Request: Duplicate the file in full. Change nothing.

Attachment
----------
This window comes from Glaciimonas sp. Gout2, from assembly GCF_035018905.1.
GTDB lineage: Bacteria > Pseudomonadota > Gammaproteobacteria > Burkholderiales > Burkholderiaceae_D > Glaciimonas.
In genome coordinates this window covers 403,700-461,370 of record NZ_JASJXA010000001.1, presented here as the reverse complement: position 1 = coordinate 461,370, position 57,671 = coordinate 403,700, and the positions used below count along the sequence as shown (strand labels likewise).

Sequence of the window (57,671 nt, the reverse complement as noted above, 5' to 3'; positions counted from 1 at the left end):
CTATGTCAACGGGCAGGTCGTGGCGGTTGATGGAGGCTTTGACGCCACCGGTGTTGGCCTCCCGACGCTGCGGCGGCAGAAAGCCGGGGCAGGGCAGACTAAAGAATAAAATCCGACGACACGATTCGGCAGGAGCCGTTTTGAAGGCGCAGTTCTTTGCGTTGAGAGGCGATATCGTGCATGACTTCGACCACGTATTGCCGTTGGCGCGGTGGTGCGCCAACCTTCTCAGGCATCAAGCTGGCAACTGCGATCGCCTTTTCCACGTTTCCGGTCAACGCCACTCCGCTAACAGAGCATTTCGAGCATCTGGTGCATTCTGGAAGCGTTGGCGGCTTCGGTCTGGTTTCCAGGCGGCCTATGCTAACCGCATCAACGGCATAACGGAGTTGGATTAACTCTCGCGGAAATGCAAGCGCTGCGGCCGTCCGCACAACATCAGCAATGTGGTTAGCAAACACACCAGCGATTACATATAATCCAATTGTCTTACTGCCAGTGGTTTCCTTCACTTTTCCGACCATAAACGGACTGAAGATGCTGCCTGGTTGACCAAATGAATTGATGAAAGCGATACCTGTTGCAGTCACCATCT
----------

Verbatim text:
This window comes from Glaciimonas sp. Gout2, from assembly GCF_035018905.1.
GTDB lineage: Bacteria > Pseudomonadota > Gammaproteobacteria > Burkholderiales > Burkholderiaceae_D > Glaciimonas.
In genome coordinates this window covers 403,700-461,370 of record NZ_JASJXA010000001.1, presented here as the reverse complement: position 1 = coordinate 461,370, position 57,671 = coordinate 403,700, and the positions used below count along the sequence as shown (strand labels likewise).

Sequence of the window (57,671 nt, the reverse complement as noted above, 5' to 3'; positions counted from 1 at the left end):
CTATGTCAACGGGCAGGTCGTGGCGGTTGATGGAGGCTTTGACGCCACCGGTGTTGGCCTCCCGACGCTGCGGCGGCAGAAAGCCGGGGCAGGGCAGACTAAAGAATAAAATCCGACGACACGATTCGGCAGGAGCCGTTTTGAAGGCGCAGTTCTTTGCGTTGAGAGGCGATATCGTGCATGACTTCGACCACGTATTGCCGTTGGCGCGGTGGTGCGCCAACCTTCTCAGGCATCAAGCTGGCAACTGCGATCGCCTTTTCCACGTTTCCGGTCAACGCCACTCCGCTAACAGAGCATTTCGAGCATCTGGTGCATTCTGGAAGCGTTGGCGGCTTCGGTCTGGTTTCCAGGCGGCCTATGCTAACCGCATCAACGGCATAACGGAGTTGGATTAACTCTCGCGGAAATGCAAGCGCTGCGGCCGTCCGCACAACATCAGCAATGTGGTTAGCAAACACACCAGCGATTACATATAATCCAATTGTCTTACTGCCAGTGGTTTCCTTCACTTTTCCGACCATAAACGGACTGAAGATGCTGCCTGGTTGACCAAATGAATTGATGAAAGCGATACCTGTTGCAGTCACCATCT